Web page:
13. Jimmy
    September 19, 2015

    Just looking at the cover of a 1996 R&T Magazine issue with Dennis sitting in a Ferrari 355 Spider, wearing a floppy hat. What a life! : )

    • simanaitissays
      September 19, 2015

      Jimmy, I still have the hat. The 355 Spider is long gone.

  14. Patricia Orsborn
    October 27, 2015

    Today I accidentally stumbled upon this website while searching for something else, and I really enjoyed it. It’s very entertaining and educational. My only problem is that I was so entertained that I lost track of the time and was late for work!!

  15. David Van Lue
    November 8, 2015

    Hi Dennis,
    I just stumbled upon your website while take a break from grad school homework (I’ve been in the engineering industry for many years, but more education is always beneficial). It looks like you have plenty of great future distractions for me here. I’m glad to see your content here and always found interesting insights in your R&T articles.
    Thanks,
    Dave

    • simanaitissays
      November 8, 2015

      Dave, Thanks for your kind words. Hit those books, though.

  16. Bob
    November 17, 2015

    Hello Dennis: thought that some of the information in this article fit in with topics that recur in your interesting site: http://www.alatown.com/?s=citroen&submit=Search Hope that you enjoy. Bob

  17. Dennis Monday
    December 14, 2015

    R&T dropped you, so I dropped them. I just found you again. I can Breath again.
    Question. I just heard from a friend that his truck was totaled because he was off-road in a position where on wheel was off the ground. The ABS released the brakes! He said the same kind of thing can happen with a car in snow.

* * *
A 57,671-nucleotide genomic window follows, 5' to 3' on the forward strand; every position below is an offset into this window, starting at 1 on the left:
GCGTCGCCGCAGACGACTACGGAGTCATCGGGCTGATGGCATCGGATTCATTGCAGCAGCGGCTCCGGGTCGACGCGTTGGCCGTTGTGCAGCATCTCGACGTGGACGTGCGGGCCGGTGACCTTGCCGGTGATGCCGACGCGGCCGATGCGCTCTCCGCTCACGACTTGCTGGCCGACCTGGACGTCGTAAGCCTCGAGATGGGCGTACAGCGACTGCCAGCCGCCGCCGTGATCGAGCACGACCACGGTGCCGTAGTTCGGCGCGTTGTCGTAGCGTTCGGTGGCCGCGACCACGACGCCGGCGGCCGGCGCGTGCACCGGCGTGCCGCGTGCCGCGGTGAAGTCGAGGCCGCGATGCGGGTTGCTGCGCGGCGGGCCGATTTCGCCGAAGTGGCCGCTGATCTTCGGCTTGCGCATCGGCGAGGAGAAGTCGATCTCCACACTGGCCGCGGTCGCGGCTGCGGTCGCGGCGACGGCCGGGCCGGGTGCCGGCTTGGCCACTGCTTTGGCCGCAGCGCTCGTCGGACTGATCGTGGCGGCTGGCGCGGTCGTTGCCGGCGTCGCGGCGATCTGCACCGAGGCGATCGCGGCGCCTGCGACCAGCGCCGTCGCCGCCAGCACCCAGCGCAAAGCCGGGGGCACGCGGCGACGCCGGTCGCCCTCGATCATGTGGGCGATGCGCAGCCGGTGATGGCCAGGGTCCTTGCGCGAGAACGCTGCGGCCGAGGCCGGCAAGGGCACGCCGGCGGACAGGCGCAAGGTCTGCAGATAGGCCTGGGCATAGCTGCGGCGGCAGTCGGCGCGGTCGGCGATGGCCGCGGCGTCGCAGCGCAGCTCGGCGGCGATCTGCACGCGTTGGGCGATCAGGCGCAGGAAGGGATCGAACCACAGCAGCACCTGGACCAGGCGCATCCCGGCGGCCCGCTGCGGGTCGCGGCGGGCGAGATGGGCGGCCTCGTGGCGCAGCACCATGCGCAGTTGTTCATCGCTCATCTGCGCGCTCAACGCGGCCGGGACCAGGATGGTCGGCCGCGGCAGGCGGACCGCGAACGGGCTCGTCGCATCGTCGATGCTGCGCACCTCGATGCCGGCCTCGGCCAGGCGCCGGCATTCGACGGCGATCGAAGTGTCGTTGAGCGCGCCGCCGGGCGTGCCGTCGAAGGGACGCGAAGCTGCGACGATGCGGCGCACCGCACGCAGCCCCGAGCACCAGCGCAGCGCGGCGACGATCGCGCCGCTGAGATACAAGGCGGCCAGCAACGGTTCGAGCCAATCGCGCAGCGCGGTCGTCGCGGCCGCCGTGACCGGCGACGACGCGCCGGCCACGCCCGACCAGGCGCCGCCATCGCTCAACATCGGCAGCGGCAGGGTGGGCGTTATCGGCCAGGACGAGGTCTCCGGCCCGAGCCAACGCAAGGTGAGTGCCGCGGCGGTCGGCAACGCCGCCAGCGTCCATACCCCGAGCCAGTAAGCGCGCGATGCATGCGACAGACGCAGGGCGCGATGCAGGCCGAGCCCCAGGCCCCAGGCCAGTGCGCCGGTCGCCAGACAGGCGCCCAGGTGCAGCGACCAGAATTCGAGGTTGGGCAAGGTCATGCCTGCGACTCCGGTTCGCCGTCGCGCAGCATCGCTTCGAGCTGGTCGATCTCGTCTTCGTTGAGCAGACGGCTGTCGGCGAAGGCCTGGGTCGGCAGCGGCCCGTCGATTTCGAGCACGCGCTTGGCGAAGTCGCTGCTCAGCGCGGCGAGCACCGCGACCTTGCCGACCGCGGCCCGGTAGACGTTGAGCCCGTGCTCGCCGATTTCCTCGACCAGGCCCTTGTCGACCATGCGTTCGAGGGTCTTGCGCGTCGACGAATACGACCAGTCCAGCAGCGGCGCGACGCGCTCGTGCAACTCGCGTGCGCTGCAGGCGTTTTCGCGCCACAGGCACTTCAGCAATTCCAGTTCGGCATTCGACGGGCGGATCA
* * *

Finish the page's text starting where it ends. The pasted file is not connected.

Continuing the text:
I’ve never heard this before. Have you?
    Thanks

    • simanaitissays
      December 14, 2015

      Hello, Dennis,
      Thanks for your kind words.
      Years ago, Kim Reynolds and I did a test on ABS at the time, including ice and snow. One thing we dispelled was the myth about the wedge of snow of a locked wheel being better than ABS.
      No system I know would release all four brakes with one wheel off the surface, but, of course, I haven’t driven ALL vehicles with ABS.
      The better systems (perhaps all of them these days) monitor and act on each wheel independently. If one wheel appears to be locked, for whatever reason, its pressure would be released. But the other three wheels would still be braking.
      In the old days (and possibly today on lesser systems), there were splits of ABS monitoring, perhaps front/rear, or front left/front right/rear or … you get the picture. It saved money by not requiring four of everything.
      Say it’s a front/rear system and one front wheel is off the ground (thus maybe being interpreted as locked). Then the ABS might release the other front wheel brake pressure. However, the rear brakes being monitored would still be operating.